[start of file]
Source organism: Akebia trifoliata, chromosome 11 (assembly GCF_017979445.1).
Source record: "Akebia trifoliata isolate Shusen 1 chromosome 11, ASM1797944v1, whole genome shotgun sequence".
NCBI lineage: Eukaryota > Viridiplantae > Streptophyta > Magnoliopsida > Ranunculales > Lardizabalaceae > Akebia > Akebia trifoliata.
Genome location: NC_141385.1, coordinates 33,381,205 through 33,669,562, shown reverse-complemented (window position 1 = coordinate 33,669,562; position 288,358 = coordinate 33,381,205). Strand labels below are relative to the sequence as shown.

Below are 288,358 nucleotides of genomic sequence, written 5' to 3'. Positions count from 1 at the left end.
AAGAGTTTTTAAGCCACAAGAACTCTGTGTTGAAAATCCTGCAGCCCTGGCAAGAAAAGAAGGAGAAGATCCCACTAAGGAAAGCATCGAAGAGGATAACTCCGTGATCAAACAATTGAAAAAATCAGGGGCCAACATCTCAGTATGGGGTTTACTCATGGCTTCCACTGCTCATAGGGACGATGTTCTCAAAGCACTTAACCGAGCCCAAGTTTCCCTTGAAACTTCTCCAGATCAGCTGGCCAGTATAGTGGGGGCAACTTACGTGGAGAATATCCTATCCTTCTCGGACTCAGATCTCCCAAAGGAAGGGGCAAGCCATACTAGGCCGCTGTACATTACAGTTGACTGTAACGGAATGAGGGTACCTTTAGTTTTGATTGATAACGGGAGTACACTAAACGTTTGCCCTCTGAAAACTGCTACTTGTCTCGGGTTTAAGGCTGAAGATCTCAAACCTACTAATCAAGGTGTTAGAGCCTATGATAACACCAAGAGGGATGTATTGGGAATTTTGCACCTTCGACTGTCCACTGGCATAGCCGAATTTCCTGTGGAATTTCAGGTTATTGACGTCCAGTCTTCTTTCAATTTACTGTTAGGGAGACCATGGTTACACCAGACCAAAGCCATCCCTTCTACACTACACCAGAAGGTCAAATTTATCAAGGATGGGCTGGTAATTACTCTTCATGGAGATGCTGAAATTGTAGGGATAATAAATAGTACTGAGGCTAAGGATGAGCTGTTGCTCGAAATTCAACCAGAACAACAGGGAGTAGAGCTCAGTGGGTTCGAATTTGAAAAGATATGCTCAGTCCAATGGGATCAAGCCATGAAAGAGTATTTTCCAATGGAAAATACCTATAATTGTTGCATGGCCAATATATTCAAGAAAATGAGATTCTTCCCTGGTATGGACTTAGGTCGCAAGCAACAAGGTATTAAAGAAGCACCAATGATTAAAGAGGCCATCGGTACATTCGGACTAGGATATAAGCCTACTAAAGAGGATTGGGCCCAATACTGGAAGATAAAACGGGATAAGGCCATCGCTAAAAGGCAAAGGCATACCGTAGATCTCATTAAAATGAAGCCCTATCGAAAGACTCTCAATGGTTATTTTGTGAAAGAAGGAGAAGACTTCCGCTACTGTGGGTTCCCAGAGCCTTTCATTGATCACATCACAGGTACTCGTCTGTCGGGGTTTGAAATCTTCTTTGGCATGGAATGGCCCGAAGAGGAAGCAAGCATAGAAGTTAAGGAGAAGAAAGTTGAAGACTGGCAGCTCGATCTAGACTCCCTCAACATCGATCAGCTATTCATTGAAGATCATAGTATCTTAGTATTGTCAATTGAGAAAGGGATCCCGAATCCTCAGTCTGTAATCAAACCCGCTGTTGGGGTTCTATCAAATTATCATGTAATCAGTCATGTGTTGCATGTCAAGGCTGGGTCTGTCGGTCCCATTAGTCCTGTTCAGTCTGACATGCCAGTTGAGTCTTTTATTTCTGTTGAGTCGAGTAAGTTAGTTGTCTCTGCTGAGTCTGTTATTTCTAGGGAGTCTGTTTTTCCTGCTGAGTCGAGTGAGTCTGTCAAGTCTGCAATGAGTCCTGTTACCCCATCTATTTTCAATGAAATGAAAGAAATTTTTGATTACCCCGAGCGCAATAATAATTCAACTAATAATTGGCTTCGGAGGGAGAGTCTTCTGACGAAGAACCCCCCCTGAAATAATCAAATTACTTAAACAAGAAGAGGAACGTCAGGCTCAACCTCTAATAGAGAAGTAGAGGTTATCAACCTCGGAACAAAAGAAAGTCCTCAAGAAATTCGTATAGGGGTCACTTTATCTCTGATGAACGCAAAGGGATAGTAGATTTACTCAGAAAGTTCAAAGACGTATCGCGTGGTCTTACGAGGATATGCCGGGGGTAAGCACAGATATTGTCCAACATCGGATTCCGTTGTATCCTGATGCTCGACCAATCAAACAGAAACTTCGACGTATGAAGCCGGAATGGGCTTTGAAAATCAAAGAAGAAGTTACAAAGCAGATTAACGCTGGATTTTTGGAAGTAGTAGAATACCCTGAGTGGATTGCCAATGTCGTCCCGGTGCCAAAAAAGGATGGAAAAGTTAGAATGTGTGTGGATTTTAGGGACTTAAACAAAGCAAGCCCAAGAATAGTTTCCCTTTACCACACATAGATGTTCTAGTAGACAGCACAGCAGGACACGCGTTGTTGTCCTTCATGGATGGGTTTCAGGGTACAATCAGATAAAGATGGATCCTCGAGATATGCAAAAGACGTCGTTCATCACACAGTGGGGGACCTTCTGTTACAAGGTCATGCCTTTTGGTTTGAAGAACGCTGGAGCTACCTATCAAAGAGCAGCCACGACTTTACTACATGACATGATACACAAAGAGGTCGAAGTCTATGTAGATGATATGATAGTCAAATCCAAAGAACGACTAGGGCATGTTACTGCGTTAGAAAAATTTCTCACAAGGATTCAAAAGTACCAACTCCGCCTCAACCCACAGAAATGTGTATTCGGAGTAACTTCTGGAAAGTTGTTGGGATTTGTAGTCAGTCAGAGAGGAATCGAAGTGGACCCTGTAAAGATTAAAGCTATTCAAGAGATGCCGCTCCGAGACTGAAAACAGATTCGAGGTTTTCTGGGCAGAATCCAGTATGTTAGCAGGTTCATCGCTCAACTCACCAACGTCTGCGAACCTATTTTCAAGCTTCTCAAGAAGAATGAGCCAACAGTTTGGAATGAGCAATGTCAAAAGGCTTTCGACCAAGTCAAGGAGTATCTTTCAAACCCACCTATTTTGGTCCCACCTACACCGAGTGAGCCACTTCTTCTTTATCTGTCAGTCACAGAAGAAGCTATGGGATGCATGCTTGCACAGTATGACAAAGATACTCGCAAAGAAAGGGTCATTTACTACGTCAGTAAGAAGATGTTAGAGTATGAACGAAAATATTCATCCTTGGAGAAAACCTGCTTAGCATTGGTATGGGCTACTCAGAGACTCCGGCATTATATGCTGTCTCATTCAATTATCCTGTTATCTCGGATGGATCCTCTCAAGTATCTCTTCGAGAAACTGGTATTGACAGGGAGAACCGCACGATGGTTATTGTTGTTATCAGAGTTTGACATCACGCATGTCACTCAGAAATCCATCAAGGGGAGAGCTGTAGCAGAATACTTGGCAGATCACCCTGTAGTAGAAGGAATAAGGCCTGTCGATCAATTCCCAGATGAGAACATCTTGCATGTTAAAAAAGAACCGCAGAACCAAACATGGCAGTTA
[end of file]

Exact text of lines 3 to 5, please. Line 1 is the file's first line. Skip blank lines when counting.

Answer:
NCBI lineage: Eukaryota > Viridiplantae > Streptophyta > Magnoliopsida > Ranunculales > Lardizabalaceae > Akebia > Akebia trifoliata.
Genome location: NC_141385.1, coordinates 33,381,205 through 33,669,562, shown reverse-complemented (window position 1 = coordinate 33,669,562; position 288,358 = coordinate 33,381,205). Strand labels below are relative to the sequence as shown.

Below are 288,358 nucleotides of genomic sequence, written 5' to 3'. Positions count from 1 at the left end.